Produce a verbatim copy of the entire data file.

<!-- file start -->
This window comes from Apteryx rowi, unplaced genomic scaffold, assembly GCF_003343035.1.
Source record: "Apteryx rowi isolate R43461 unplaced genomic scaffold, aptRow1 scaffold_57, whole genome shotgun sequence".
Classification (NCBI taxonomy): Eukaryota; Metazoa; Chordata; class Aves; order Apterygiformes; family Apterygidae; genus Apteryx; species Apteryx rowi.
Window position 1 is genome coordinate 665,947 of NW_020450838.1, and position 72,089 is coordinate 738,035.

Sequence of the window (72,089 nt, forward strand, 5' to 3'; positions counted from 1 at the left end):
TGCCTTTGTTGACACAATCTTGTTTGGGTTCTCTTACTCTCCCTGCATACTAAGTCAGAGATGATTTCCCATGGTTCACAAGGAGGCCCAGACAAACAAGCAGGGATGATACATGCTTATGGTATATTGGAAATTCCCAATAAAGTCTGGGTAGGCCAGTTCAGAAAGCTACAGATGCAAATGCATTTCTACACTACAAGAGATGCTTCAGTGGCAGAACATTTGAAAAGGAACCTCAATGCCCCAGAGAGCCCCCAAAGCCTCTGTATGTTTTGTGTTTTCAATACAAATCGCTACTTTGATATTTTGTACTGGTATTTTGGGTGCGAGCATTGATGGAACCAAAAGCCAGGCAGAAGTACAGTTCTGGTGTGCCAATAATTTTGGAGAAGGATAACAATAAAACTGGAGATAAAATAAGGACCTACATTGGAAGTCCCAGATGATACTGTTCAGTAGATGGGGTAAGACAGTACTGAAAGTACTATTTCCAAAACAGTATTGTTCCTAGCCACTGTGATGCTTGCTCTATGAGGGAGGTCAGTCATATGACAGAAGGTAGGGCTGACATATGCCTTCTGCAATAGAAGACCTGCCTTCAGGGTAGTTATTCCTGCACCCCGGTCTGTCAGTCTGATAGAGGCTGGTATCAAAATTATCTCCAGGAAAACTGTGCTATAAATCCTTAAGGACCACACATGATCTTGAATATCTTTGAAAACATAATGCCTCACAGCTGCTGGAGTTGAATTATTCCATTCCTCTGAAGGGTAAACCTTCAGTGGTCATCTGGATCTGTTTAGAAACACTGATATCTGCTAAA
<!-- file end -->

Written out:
This window comes from Apteryx rowi, unplaced genomic scaffold, assembly GCF_003343035.1.
Source record: "Apteryx rowi isolate R43461 unplaced genomic scaffold, aptRow1 scaffold_57, whole genome shotgun sequence".
Classification (NCBI taxonomy): Eukaryota; Metazoa; Chordata; class Aves; order Apterygiformes; family Apterygidae; genus Apteryx; species Apteryx rowi.
Window position 1 is genome coordinate 665,947 of NW_020450838.1, and position 72,089 is coordinate 738,035.

Sequence of the window (72,089 nt, forward strand, 5' to 3'; positions counted from 1 at the left end):
TGCCTTTGTTGACACAATCTTGTTTGGGTTCTCTTACTCTCCCTGCATACTAAGTCAGAGATGATTTCCCATGGTTCACAAGGAGGCCCAGACAAACAAGCAGGGATGATACATGCTTATGGTATATTGGAAATTCCCAATAAAGTCTGGGTAGGCCAGTTCAGAAAGCTACAGATGCAAATGCATTTCTACACTACAAGAGATGCTTCAGTGGCAGAACATTTGAAAAGGAACCTCAATGCCCCAGAGAGCCCCCAAAGCCTCTGTATGTTTTGTGTTTTCAATACAAATCGCTACTTTGATATTTTGTACTGGTATTTTGGGTGCGAGCATTGATGGAACCAAAAGCCAGGCAGAAGTACAGTTCTGGTGTGCCAATAATTTTGGAGAAGGATAACAATAAAACTGGAGATAAAATAAGGACCTACATTGGAAGTCCCAGATGATACTGTTCAGTAGATGGGGTAAGACAGTACTGAAAGTACTATTTCCAAAACAGTATTGTTCCTAGCCACTGTGATGCTTGCTCTATGAGGGAGGTCAGTCATATGACAGAAGGTAGGGCTGACATATGCCTTCTGCAATAGAAGACCTGCCTTCAGGGTAGTTATTCCTGCACCCCGGTCTGTCAGTCTGATAGAGGCTGGTATCAAAATTATCTCCAGGAAAACTGTGCTATAAATCCTTAAGGACCACACATGATCTTGAATATCTTTGAAAACATAATGCCTCACAGCTGCTGGAGTTGAATTATTCCATTCCTCTGAAGGGTAAACCTTCAGTGGTCATCTGGATCTGTTTAGAAACACTGATATCTGCTAAA